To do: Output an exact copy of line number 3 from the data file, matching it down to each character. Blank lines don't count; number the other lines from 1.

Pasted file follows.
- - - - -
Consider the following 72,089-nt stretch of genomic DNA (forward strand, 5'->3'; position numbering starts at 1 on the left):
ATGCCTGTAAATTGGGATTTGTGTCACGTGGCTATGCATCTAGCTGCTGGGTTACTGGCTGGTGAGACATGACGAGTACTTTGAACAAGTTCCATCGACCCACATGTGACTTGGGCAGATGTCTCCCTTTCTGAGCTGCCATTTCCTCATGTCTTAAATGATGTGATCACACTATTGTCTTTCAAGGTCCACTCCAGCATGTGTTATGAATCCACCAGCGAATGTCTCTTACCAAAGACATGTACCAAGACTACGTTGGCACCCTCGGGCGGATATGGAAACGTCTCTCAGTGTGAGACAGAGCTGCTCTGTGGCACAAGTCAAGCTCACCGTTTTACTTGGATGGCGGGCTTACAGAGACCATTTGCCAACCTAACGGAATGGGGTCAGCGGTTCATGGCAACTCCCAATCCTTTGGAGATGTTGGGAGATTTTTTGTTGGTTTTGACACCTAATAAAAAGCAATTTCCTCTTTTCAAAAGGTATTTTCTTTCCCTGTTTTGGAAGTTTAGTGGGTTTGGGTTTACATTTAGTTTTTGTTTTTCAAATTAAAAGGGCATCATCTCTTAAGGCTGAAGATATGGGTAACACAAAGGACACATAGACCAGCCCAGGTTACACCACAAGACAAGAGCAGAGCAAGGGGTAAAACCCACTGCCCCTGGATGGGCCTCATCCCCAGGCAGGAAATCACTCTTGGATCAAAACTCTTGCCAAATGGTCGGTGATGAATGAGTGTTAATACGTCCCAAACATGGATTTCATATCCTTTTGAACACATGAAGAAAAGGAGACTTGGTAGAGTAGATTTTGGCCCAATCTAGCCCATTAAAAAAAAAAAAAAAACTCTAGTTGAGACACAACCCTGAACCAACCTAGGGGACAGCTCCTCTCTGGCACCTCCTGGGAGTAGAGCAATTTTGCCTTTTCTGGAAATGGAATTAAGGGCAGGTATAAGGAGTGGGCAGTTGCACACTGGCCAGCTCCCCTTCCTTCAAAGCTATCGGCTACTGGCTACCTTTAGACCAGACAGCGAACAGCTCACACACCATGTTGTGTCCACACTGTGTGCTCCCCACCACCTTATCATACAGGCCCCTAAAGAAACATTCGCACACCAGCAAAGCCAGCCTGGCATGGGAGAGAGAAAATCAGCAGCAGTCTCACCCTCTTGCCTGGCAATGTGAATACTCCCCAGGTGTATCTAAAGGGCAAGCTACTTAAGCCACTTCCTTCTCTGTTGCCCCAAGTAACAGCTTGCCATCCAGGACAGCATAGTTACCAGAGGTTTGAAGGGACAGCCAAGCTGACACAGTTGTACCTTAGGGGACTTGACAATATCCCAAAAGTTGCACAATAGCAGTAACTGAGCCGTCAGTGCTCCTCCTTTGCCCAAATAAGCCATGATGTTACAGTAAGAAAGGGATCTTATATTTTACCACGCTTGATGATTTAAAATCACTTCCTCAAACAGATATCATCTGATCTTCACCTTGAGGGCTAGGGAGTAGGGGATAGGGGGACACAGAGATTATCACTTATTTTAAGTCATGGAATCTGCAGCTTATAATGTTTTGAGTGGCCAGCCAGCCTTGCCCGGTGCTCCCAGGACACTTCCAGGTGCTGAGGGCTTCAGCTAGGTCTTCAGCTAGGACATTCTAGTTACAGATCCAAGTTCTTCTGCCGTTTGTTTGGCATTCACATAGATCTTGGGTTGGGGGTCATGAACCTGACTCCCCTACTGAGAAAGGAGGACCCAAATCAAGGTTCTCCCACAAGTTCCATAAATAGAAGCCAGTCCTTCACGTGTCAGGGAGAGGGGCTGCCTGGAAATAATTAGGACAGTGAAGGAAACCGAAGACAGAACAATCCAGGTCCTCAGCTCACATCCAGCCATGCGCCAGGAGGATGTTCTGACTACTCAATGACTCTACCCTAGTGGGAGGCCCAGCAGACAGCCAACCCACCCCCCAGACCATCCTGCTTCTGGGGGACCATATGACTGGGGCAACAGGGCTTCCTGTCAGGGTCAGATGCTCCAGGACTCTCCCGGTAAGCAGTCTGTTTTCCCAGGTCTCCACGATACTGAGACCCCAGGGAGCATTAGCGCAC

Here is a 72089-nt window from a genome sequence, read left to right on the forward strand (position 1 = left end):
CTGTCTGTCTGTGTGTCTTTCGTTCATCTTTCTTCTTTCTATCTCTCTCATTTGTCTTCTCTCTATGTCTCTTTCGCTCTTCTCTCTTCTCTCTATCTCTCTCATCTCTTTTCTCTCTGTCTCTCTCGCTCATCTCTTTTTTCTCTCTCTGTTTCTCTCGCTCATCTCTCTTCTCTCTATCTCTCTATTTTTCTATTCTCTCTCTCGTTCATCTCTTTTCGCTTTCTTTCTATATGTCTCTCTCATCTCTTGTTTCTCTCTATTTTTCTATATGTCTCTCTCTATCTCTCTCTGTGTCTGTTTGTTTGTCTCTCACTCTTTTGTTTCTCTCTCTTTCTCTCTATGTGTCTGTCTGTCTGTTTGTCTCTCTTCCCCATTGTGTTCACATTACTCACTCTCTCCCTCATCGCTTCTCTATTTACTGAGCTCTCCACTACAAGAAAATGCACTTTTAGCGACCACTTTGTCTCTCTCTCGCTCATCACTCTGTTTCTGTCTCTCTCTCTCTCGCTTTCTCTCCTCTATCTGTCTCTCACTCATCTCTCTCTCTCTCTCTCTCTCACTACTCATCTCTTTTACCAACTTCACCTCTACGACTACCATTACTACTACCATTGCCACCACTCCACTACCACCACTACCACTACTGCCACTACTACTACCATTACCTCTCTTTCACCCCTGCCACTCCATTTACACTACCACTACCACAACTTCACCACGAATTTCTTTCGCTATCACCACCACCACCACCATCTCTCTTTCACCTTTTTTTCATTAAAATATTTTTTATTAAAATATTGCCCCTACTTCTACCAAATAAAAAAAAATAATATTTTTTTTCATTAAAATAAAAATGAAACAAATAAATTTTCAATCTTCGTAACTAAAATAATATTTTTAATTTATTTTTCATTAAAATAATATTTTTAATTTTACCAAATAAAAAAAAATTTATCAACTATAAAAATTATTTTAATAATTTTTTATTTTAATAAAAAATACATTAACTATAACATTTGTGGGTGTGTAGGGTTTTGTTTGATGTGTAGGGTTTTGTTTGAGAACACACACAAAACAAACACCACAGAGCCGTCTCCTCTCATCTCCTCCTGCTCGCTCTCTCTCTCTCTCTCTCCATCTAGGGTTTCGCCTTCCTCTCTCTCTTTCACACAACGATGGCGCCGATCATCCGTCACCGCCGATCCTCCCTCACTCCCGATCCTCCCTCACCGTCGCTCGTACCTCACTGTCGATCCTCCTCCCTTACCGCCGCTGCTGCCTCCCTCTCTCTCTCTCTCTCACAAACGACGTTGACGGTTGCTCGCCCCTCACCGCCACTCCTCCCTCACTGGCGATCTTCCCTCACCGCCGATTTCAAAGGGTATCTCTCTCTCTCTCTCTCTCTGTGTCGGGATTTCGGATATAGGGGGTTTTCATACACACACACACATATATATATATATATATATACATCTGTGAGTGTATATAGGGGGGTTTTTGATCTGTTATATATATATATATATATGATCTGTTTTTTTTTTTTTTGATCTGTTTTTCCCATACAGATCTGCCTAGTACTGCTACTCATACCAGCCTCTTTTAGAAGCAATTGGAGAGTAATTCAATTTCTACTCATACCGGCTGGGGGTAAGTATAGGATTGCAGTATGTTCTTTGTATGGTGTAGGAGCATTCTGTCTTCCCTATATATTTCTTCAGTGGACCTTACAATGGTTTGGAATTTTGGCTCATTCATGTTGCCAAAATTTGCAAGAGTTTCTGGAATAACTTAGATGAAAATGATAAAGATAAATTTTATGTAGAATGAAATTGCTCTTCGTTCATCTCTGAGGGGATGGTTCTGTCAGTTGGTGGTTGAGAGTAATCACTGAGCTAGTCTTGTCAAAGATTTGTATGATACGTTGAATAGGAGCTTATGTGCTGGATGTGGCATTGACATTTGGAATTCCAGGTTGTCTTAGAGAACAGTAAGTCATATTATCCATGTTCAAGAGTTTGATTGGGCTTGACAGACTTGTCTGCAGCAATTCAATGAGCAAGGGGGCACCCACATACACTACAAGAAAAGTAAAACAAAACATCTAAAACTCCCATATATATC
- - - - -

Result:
Here is a 72089-nt window from a genome sequence, read left to right on the forward strand (position 1 = left end):